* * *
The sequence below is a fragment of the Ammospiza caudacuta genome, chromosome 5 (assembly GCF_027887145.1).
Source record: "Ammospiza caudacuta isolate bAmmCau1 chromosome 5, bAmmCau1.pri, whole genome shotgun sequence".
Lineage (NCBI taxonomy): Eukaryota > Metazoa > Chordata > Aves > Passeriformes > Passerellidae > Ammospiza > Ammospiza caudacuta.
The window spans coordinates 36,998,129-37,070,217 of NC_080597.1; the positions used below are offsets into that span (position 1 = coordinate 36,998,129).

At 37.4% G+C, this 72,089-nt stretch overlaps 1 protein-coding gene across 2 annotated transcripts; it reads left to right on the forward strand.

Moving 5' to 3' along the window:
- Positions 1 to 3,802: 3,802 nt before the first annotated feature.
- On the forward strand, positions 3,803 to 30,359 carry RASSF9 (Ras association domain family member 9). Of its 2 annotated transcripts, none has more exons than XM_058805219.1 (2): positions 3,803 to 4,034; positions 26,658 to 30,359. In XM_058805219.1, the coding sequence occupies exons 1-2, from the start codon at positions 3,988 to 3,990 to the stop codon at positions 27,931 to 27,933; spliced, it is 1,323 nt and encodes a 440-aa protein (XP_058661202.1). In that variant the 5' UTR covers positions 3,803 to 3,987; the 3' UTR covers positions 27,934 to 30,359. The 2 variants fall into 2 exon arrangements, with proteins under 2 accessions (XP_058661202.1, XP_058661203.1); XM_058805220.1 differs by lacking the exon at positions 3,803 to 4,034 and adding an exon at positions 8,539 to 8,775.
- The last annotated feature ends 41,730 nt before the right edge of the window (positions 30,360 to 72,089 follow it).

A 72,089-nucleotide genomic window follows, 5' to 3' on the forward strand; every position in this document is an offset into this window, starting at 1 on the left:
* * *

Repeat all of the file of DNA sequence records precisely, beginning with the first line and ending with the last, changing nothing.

The sequence below is a fragment of the Ammospiza caudacuta genome, chromosome 5 (assembly GCF_027887145.1).
Source record: "Ammospiza caudacuta isolate bAmmCau1 chromosome 5, bAmmCau1.pri, whole genome shotgun sequence".
Lineage (NCBI taxonomy): Eukaryota > Metazoa > Chordata > Aves > Passeriformes > Passerellidae > Ammospiza > Ammospiza caudacuta.
The window spans coordinates 36,998,129-37,070,217 of NC_080597.1; the positions used below are offsets into that span (position 1 = coordinate 36,998,129).

At 37.4% G+C, this 72,089-nt stretch overlaps 1 protein-coding gene across 2 annotated transcripts; it reads left to right on the forward strand.

Moving 5' to 3' along the window:
- Positions 1 to 3,802: 3,802 nt before the first annotated feature.
- On the forward strand, positions 3,803 to 30,359 carry RASSF9 (Ras association domain family member 9). Of its 2 annotated transcripts, none has more exons than XM_058805219.1 (2): positions 3,803 to 4,034; positions 26,658 to 30,359. In XM_058805219.1, the coding sequence occupies exons 1-2, from the start codon at positions 3,988 to 3,990 to the stop codon at positions 27,931 to 27,933; spliced, it is 1,323 nt and encodes a 440-aa protein (XP_058661202.1). In that variant the 5' UTR covers positions 3,803 to 3,987; the 3' UTR covers positions 27,934 to 30,359. The 2 variants fall into 2 exon arrangements, with proteins under 2 accessions (XP_058661202.1, XP_058661203.1); XM_058805220.1 differs by lacking the exon at positions 3,803 to 4,034 and adding an exon at positions 8,539 to 8,775.
- The last annotated feature ends 41,730 nt before the right edge of the window (positions 30,360 to 72,089 follow it).

A 72,089-nucleotide genomic window follows, 5' to 3' on the forward strand; every position in this document is an offset into this window, starting at 1 on the left: